31. snapper (history's 42nd greatest monster) Posted: January 04, 2012 at 02:40 PM (#4028776)
Maybe I'm underestimating the fun or enjoyment of the visit. I dunno. I just have this impression that I'll walk around for an hour or so, and sure, enjoy myself during that time, but then end up saying...OK, now what?

I'd say half a day. I went with my Dad for Rizzuto's induction. We stayed one night, spent 3-4 hours in the museum and didn't feel we missed anything.

The plaque room itself is quite boring.
   32. McCoy Posted: January 04, 2012 at 02:51 PM (#4028796)
It's a one day experience that takes a 3 day journey.
   33. Jose Can Still Seabiscuit Posted: January 04, 2012 at 02:54 PM (#4028801)
The plaque room itself is quite boring.


Seconded.

The museum part is fantastic though and I'm not a museum guy at all. The half day estimate is pretty good though. I've done it on my own a few times and my system is to drive out (5-6 hour ride) the night before, get going in the morning with a big breakfast, tour the place then head home stopping for dinner along the way. I like to drive and enjoy the alone time so it works well for me. I can see the half day estimate being a bit light if you are with people, particularly young people who you are trying to educate on the history of the game.

I also went to the induction weekend in 2009 and have to say it was a lot of fun. One of my favorite players as a kid was being inducted and it really was a lot of fun. The ceremony is great and Cooperstown does a wonderful job. It astounds me that the restaurants are able to function. They are busy but don't seem as overwhelmed as I would have expected.
   34. snapper (history's 42nd greatest monster) Posted: January 04, 2012 at 02:55 PM (#4028802)
It's a one day experience that takes a 3 day journey.

Where are you coming from, Europe?

But yes, you will spend as much/more time in the car as the museum. It is a lovely area. Easy to combine the HoF with outdoor sports, or some winery tours, or cultural stuff and make a nice 3-day soujourn.
   35. Jacob Posted: January 04, 2012 at 03:03 PM (#4028818)
Do you think Jeff Bagwell ever used steroids? I do.


If my life depended on it, I would bet that he used (at least once). I still think he should be in the HOF. There's already a handful of steroids users in the HOF anyway.
   36. Heinie Mantush (Krusty) Posted: January 04, 2012 at 03:17 PM (#4028837)
@29/Srul:

Do you think Jeff Bagwell ever used steroids? I do. He was a power hitter and played during a time when most power hitters used steroids. Maybe that's not completely fair, and I hope I'm wrong. But the guys from that era sort of brought the suspicion upon themselves.


What is so offensive about this statement? Neyer isn't arguing for Bagwell's exclusion from the Hall. He's drawing an inference that Jeff Bagwell (a big, pumped up slugger) probably used steroids during a time when most big, pumped up sluggers used steroids. The drugs were illegal and already highly stigmatized (see Lyle Alzado/Ben Johnson/1990 ASCA.) A reasonable person in the late 1990's or early 2000's would have believed that steroid use would lead to ostracization.

Bagwell himself didn't create the current climate of suspicion. History is being kind to Frank Thomas, though. The reason is that he spoke out against steroid use in the sport way before Ken Caminiti blew the lid off this thing.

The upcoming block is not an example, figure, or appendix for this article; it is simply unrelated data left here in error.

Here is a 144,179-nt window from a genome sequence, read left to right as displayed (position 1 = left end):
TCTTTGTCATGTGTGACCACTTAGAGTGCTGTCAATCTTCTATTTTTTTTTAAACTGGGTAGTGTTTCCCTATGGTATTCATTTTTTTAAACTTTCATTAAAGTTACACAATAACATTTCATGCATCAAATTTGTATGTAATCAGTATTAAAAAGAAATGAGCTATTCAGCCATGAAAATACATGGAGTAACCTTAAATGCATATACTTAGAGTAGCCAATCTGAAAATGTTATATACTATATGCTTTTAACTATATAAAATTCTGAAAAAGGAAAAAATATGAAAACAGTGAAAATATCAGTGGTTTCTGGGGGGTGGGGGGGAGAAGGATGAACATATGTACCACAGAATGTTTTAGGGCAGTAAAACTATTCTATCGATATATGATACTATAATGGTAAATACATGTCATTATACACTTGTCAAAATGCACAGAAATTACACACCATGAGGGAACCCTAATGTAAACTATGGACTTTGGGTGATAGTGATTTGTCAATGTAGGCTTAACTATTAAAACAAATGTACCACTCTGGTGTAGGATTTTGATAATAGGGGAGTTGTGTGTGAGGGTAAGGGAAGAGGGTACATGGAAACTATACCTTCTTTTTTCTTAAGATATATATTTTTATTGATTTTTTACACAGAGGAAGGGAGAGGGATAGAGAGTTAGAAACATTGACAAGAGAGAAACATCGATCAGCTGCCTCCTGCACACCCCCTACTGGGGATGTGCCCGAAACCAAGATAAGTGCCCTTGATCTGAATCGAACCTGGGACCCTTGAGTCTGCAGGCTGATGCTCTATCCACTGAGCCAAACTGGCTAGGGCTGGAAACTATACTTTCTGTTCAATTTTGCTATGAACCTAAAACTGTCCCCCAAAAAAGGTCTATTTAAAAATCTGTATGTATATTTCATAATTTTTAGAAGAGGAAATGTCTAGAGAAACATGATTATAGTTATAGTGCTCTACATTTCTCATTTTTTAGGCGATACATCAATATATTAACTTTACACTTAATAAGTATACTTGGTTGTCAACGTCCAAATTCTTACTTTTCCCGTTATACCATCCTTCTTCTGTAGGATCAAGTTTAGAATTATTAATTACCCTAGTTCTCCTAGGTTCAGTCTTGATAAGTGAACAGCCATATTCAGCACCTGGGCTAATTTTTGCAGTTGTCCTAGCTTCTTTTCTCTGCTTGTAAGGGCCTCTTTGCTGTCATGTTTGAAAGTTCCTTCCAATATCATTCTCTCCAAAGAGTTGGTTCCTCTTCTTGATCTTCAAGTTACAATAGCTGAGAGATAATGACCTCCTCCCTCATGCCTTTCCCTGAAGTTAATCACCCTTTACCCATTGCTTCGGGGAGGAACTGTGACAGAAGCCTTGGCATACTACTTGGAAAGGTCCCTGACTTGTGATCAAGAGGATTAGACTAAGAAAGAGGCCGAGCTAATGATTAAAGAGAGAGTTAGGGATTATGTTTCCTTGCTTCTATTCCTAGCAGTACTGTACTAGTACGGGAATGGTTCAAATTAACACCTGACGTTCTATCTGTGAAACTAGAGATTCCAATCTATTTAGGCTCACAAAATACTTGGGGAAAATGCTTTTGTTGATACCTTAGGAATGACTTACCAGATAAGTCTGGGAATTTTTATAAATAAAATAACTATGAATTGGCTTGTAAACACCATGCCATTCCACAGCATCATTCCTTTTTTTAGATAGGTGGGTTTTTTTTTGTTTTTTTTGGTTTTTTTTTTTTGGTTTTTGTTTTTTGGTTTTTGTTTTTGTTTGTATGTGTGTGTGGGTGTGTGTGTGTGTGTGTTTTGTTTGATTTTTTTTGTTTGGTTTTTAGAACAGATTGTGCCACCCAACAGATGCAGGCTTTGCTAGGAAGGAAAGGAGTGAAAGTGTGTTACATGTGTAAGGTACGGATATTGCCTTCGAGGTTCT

Bagwell deserves a presumption of innocence, and had I vote, I would vote for Bagwell. However, that doesn't mean that anybody should refrain from making a reasonable inference about Bagwell's choices during the Steroid Era.

@35/Jacob:

If my life depended on it, I would bet that he used (at least once). I still think he should be in the HOF. There's already a handful of steroids users in the HOF anyway.


Not trolling/nagging, but who do you think? Boswell claims there's at least one, and there was an erroneous report some years ago that it was Eck.

---

Increasingly, I think the only plausible solution to the Steroid Era will be a sort of Truth Commission/sequel to the Mitchell Report. I don't much like the idea of that, though.
   37. Srul Itza Posted: January 04, 2012 at 03:37 PM (#4028855)
What is so offensive about this statement?


Making accusations based on zero proof is offensive to me. YMMV.

Increasingly, I think the only plausible solution to the Steroid Era will be a sort of Truth Commission/sequel to the Mitchell Report.


Or everybody could just grow up, and get over it.
   38. Bruce Markusen Posted: January 04, 2012 at 03:40 PM (#4028860)
If you were to read most of the exhibit labels, you could spend three days at the Hall of Fame--easily. You could also spend one of the days doing research, looking at the newspaper and photo files that are in the library.

I have spoken to many, many people who have taken more than one day at the Museum.
   39. Jacob Posted: January 04, 2012 at 03:44 PM (#4028869)
Not trolling/nagging, but who do you think? Boswell claims there's at least one, and there was an erroneous report some years ago that it was Eck.


After looking over the post-90 inductees, I'll list ten:


1.Kirby Puckett
2.Roberto Alomar
3.Carlton Fisk
4.Paul Molitor
5.Nolan Ryan
6.Gaylord Perry
7.Dennis Eckersley
8.George Brett
9.Reggie Jackson
10.Eddie Murray
   40. smileyy Posted: January 04, 2012 at 03:54 PM (#4028884)
The plaque room itself is quite boring.


You'd think they could do something about this. Since a lot of people go to the HOF to see, you know, the HOFers.
   41. Jolly Old St. Nick Still Gags in October Posted: January 04, 2012 at 04:04 PM (#4028898)
Do you think Jeff Bagwell ever used steroids? I do. He was a power hitter and played during a time when most power hitters used steroids. Maybe that's not completely fair, and I hope I'm wrong. But the guys from that era sort of brought the suspicion upon themselves.